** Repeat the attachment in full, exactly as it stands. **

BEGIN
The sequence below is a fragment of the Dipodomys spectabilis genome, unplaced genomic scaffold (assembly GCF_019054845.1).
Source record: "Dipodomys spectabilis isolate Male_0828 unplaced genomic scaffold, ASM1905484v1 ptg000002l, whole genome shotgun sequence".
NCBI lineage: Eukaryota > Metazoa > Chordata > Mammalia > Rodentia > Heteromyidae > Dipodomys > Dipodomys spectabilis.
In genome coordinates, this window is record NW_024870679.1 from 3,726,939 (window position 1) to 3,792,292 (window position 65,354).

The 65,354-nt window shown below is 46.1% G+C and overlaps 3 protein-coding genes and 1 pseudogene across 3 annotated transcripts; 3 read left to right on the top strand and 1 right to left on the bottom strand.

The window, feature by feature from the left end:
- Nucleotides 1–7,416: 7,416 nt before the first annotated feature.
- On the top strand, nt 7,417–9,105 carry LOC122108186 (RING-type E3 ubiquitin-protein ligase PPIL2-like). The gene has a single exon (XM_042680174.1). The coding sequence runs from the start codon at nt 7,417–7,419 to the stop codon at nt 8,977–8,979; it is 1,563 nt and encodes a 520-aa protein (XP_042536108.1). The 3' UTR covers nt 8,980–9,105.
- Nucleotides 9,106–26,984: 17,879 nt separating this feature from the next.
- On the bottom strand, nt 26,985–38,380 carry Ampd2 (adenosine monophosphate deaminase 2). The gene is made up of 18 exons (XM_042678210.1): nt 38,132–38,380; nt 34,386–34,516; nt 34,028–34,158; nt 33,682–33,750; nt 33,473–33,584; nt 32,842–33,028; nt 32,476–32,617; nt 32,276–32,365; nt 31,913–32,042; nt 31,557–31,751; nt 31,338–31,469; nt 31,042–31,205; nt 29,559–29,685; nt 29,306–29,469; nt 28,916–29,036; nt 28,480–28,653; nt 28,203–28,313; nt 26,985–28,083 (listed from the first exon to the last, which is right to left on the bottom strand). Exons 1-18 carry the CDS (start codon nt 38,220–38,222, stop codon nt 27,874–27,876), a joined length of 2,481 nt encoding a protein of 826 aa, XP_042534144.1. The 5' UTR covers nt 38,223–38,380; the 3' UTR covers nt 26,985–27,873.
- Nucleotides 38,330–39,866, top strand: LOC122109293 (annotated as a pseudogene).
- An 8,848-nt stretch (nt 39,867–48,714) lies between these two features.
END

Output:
The sequence below is a fragment of the Dipodomys spectabilis genome, unplaced genomic scaffold (assembly GCF_019054845.1).
Source record: "Dipodomys spectabilis isolate Male_0828 unplaced genomic scaffold, ASM1905484v1 ptg000002l, whole genome shotgun sequence".
NCBI lineage: Eukaryota > Metazoa > Chordata > Mammalia > Rodentia > Heteromyidae > Dipodomys > Dipodomys spectabilis.
In genome coordinates, this window is record NW_024870679.1 from 3,726,939 (window position 1) to 3,792,292 (window position 65,354).

The 65,354-nt window shown below is 46.1% G+C and overlaps 3 protein-coding genes and 1 pseudogene across 3 annotated transcripts; 3 read left to right on the top strand and 1 right to left on the bottom strand.

The window, feature by feature from the left end:
- Nucleotides 1–7,416: 7,416 nt before the first annotated feature.
- On the top strand, nt 7,417–9,105 carry LOC122108186 (RING-type E3 ubiquitin-protein ligase PPIL2-like). The gene has a single exon (XM_042680174.1). The coding sequence runs from the start codon at nt 7,417–7,419 to the stop codon at nt 8,977–8,979; it is 1,563 nt and encodes a 520-aa protein (XP_042536108.1). The 3' UTR covers nt 8,980–9,105.
- Nucleotides 9,106–26,984: 17,879 nt separating this feature from the next.
- On the bottom strand, nt 26,985–38,380 carry Ampd2 (adenosine monophosphate deaminase 2). The gene is made up of 18 exons (XM_042678210.1): nt 38,132–38,380; nt 34,386–34,516; nt 34,028–34,158; nt 33,682–33,750; nt 33,473–33,584; nt 32,842–33,028; nt 32,476–32,617; nt 32,276–32,365; nt 31,913–32,042; nt 31,557–31,751; nt 31,338–31,469; nt 31,042–31,205; nt 29,559–29,685; nt 29,306–29,469; nt 28,916–29,036; nt 28,480–28,653; nt 28,203–28,313; nt 26,985–28,083 (listed from the first exon to the last, which is right to left on the bottom strand). Exons 1-18 carry the CDS (start codon nt 38,220–38,222, stop codon nt 27,874–27,876), a joined length of 2,481 nt encoding a protein of 826 aa, XP_042534144.1. The 5' UTR covers nt 38,223–38,380; the 3' UTR covers nt 26,985–27,873.
- Nucleotides 38,330–39,866, top strand: LOC122109293 (annotated as a pseudogene).
- An 8,848-nt stretch (nt 39,867–48,714) lies between these two features.